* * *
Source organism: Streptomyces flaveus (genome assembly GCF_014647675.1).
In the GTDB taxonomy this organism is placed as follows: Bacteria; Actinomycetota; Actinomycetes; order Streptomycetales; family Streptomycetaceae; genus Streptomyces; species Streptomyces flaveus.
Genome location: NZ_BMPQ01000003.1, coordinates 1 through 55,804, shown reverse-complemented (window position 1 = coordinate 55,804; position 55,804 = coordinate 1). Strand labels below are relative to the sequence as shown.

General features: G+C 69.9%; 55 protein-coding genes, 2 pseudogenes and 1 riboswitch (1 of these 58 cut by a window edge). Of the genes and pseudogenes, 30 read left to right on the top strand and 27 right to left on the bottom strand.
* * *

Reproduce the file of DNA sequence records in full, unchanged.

Source organism: Streptomyces flaveus (genome assembly GCF_014647675.1).
In the GTDB taxonomy this organism is placed as follows: Bacteria; Actinomycetota; Actinomycetes; order Streptomycetales; family Streptomycetaceae; genus Streptomyces; species Streptomyces flaveus.
Genome location: NZ_BMPQ01000003.1, coordinates 1 through 55,804, shown reverse-complemented (window position 1 = coordinate 55,804; position 55,804 = coordinate 1). Strand labels below are relative to the sequence as shown.

General features: G+C 69.9%; 55 protein-coding genes, 2 pseudogenes and 1 riboswitch (1 of these 58 cut by a window edge). Of the genes and pseudogenes, 30 read left to right on the top strand and 27 right to left on the bottom strand.